Right now, on the computer you are using, millions and millions of lines of code are being executed to facilitate your operating systems operation, interface, services and installed applications; only a fraction of which are being used by your browser.
Right now, on the millions of computers in the world there is a sizable fraction of people who are doing the same. Resulting in perhaps of trillions of wasted computer instructions that render icons no one is clicking, running services few care about.
There are many among us who have bought a computer solely for the purpose of surfing the internet. Google Chrome OS brings these many just that, a simple computer which switches on like a TV, and lets you browse a website as easily as you browse TV channels.
By running just the bare essentials of the OS with a browser on top, your computer is now perhaps the most efficient consumer of internet. Yes, Google Chrome OS is reducing pollution by making computers more efficient. Sounds ridiculous? It probably is!
In all probability Chrome OS is Google's way ushering more people online -- by making the hardware simple and fast to use and cheap -- since those are the people they make most money off of. However, my point here is, Chrome OS is here, now what?
For an average computer user, it is almost protocol to mention creating documents, editing spreadsheets, viewing photos. That is a stereotypical template for an average computer user, someone who runs the billions of lines of code which make up Windows 7 in all its 3D glory, just to type a few words, punch in numbers and chat with his friends.
So what is Chrome OS?
Succinctly: Chrome OS is a bootable browser. It is the Chrome Browser running on a Linux distribution which is optimized to simply only run Chrome. To give it some semblance of an OS, it will view and open files stored on an external drive, and will be able to print.
So is Chrome OS right for you? What can you really do with it?
If you live in India, the answer is NO, and nothing much! Those vacation pictures will probably take you a couple of days to upload anyway, and the only way to watch a movie on YouTube is to probably keep the window open all night. The time will come, we're sure, and by the the rest of the world would have moved on we're sure.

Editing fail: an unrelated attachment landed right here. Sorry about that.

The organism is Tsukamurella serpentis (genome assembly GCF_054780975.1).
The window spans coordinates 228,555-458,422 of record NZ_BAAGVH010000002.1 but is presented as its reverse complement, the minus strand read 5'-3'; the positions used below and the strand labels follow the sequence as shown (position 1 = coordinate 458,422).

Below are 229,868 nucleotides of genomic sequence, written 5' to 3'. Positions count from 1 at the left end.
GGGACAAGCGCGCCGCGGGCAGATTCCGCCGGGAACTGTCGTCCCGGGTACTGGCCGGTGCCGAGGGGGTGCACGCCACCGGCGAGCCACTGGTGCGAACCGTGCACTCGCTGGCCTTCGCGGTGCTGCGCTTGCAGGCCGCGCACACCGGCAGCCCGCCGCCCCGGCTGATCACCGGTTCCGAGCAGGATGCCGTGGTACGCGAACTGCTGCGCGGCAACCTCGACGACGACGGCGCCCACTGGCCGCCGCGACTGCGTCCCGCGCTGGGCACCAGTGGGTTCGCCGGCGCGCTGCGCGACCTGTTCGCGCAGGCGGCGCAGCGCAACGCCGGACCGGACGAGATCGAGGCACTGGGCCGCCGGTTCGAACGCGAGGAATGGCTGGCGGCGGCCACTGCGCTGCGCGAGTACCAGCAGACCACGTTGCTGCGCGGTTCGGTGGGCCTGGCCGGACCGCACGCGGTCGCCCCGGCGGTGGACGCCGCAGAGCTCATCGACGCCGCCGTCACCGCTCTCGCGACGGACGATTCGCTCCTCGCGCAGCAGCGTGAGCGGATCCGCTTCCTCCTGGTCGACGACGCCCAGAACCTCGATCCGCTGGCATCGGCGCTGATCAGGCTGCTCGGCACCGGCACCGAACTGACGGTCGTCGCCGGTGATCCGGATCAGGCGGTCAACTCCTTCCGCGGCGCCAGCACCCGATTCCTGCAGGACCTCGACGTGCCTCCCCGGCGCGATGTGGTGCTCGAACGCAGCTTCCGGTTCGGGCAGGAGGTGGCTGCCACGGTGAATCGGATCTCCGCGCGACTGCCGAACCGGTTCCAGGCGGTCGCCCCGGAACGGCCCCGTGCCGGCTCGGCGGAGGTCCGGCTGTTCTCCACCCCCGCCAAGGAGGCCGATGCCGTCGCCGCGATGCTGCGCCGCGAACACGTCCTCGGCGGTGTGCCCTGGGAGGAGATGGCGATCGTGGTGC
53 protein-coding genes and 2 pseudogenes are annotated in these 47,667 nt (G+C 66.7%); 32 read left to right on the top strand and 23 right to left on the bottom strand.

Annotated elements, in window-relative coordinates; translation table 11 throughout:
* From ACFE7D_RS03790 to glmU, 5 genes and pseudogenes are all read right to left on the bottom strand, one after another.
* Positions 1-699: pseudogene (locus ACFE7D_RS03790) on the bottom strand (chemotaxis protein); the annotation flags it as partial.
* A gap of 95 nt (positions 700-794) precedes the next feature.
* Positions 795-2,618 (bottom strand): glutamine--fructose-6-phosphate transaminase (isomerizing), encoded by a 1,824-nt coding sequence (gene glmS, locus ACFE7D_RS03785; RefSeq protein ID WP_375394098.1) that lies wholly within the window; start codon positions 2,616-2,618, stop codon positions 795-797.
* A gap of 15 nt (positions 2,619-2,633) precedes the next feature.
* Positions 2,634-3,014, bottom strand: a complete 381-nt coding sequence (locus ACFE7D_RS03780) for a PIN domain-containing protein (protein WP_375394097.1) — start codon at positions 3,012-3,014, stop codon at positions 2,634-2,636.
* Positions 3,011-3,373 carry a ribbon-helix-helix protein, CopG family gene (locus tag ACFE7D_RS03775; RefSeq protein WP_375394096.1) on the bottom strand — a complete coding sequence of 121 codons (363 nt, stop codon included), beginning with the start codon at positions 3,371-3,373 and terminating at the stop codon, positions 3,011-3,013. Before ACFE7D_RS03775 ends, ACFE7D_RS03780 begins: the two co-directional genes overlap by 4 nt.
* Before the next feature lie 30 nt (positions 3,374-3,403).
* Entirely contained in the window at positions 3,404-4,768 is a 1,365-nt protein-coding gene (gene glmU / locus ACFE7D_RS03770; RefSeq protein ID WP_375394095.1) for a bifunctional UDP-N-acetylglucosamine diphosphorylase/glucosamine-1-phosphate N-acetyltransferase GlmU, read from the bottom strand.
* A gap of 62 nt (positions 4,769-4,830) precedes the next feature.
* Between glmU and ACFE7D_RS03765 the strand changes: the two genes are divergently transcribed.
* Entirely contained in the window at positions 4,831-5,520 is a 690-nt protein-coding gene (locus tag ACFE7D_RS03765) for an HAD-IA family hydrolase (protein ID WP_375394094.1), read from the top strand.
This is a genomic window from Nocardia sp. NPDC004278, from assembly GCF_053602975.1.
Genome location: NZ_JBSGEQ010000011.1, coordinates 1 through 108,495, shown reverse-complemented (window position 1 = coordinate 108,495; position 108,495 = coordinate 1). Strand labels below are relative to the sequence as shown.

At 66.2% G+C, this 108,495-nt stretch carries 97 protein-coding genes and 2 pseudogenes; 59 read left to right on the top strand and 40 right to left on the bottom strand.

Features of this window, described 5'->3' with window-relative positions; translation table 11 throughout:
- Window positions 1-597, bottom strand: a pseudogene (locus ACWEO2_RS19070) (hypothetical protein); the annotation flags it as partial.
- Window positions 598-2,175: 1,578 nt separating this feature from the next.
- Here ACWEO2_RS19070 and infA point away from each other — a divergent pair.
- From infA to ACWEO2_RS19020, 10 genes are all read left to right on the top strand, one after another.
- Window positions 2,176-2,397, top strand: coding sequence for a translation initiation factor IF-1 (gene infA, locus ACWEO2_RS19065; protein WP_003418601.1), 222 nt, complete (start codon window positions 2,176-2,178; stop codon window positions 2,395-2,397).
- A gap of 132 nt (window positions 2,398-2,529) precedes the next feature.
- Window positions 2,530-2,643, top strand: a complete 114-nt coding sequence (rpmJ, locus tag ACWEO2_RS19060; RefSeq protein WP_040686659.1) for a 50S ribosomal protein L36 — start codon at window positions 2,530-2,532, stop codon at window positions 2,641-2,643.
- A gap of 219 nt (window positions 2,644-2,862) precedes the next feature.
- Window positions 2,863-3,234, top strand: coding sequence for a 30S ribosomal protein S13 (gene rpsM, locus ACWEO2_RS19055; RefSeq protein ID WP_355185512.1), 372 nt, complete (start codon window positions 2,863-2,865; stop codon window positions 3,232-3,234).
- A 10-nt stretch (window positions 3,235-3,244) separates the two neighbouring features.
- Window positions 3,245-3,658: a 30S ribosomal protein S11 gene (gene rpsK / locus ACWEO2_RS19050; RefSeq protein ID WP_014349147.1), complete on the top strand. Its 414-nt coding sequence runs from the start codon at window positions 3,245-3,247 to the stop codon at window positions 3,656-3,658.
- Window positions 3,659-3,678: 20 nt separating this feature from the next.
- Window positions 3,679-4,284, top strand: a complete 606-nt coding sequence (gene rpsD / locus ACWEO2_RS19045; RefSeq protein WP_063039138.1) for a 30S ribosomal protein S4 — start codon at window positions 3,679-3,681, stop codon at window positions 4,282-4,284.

To answer this question for anyone else, you need to think about what you really do with your computer, because there will be people who don't quite fit the "average joe" template, yet might gel with Chrome OS instead. If you already do most of your work online, and if you believe that whatever few tasks you need your non-browser applications for can be done online as well, you will probably find that Chrome OS -- or any browser infact -- will be sufficient for your needs. This is just too obvious.
However going a bit further we realize that we use our computers more than we think. Let us take a the simplest of workflows on a computer. Opening a file:
You browse to the file in your file management application, double-click it, it opens in the associated application.
Now how would this work on the internet?
You browse to your storage service using your browser, click it, it starts downloading, you wait, you upload it to the service which can open it, you wait, it opens.
To be fair, we are now seeing better flows across application, such as opening documents attached with an email in GMail using Google Docs, or opening files stored on Box.net with Zoho, and there are thousands of services available online. More choice right?
But really, how much choice do you have? If you want a working workflow, where you don't need to download files from one service to upload them to another, you have few options, store documents in Box.net / Zoho and open in Zoho, or store them in Google Docs and open them in Google Docs (if you know other examples of such smooth workflow, do let us know in the comments below).
The cloud is open and Chrome OS is open, but what after that? You cannot install Google Docs on your own server, so you are essentially locked with whatever services are available online, however much you trust them.
Images on the other hand have a much better workflow, most online image editors will provide support for at least Picasa Web Albums, Facebook, and Flickr. Applications such as Photoshop.com, Avairy etc offer editing options online, so you can go from Picasa / Flickr to Photoshop.com back to Picasa / Flickr then on to your blog.
However looking back just a year, we can see how the interoperability of services is constantly improving and thinking of how far they can go in another year -- before Chrome OS comes out -- we can be sure that the cloud will become more lucrative over time. It is almost certain that Google's plan for Chrome OS will not end here, they will not just dump a browser installed on your computer and expect you to deal with it.
What the web will need then is storage services which can cater to any service, and the ability to set associations with such services. The web has quite some way to go before it comes to parity; hopefully Google is up to the task.
In the following article series we will take a look at the kind of workflows available online, and how far they can take you.